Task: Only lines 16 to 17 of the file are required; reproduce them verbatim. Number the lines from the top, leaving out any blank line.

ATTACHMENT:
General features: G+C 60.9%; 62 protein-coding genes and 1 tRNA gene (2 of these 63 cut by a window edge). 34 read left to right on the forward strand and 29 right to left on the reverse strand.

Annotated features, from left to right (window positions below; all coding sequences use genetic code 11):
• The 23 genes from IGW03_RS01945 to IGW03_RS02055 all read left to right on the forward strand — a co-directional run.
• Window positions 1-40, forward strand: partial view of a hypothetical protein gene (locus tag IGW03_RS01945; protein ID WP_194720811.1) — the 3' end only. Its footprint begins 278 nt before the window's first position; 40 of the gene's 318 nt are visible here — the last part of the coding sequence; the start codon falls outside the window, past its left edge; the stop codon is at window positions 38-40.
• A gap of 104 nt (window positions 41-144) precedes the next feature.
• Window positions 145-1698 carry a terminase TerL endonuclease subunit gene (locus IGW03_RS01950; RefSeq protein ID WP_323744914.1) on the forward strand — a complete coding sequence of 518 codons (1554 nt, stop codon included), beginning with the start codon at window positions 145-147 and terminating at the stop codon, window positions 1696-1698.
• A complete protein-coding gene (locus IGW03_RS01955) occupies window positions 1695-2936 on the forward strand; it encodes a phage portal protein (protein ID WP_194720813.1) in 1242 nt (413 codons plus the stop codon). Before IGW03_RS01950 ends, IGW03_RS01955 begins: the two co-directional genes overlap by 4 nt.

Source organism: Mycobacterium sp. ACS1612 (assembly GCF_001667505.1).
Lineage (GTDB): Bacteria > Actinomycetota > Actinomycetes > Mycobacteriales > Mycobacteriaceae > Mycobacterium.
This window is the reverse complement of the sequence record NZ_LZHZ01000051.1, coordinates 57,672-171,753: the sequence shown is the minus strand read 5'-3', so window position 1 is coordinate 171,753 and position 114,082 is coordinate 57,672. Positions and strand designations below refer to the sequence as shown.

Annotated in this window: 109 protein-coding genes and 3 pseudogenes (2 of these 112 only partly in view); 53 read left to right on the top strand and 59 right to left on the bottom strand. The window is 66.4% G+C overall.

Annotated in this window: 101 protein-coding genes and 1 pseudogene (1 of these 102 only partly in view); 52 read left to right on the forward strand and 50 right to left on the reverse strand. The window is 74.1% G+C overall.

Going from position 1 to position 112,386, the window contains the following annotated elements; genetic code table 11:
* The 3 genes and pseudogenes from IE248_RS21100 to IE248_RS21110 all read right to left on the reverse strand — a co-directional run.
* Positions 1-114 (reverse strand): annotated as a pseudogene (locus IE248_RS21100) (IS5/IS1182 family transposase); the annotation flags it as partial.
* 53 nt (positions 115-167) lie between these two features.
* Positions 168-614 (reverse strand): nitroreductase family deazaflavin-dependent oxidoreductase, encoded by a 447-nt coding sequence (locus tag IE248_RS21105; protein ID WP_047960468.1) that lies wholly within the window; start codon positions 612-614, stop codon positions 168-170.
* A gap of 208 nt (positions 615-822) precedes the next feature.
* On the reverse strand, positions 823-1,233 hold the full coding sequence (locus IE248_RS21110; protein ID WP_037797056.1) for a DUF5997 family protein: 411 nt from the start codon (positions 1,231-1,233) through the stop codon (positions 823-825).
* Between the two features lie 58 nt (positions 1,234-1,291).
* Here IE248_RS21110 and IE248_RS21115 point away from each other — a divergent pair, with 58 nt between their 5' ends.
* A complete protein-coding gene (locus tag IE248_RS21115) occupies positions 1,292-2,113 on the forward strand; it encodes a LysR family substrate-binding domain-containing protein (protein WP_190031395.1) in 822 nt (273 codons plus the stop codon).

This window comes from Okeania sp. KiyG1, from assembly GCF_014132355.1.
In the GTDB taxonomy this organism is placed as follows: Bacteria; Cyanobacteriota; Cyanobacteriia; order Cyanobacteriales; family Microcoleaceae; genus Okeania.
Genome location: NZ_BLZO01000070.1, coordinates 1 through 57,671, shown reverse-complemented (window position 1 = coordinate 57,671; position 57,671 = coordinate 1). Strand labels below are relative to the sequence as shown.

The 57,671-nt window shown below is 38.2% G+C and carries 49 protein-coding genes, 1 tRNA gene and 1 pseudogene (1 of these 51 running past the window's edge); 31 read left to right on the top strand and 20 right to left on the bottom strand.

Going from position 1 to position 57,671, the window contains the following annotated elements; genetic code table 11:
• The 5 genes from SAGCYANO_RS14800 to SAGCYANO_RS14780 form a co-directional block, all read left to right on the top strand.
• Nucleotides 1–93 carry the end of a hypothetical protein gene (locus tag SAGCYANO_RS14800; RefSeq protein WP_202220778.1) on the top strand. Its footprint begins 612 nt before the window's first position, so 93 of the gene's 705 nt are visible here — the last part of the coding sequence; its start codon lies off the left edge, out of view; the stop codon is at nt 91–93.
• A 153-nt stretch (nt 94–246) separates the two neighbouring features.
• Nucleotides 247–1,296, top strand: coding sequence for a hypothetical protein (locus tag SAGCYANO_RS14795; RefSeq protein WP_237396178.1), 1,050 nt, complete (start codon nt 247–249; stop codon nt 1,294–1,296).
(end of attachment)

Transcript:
* 53 nt (positions 115-167) lie between these two features.
* Positions 168-614 (reverse strand): nitroreductase family deazaflavin-dependent oxidoreductase, encoded by a 447-nt coding sequence (locus tag IE248_RS21105; protein ID WP_047960468.1) that lies wholly within the window; start codon positions 612-614, stop codon positions 168-170.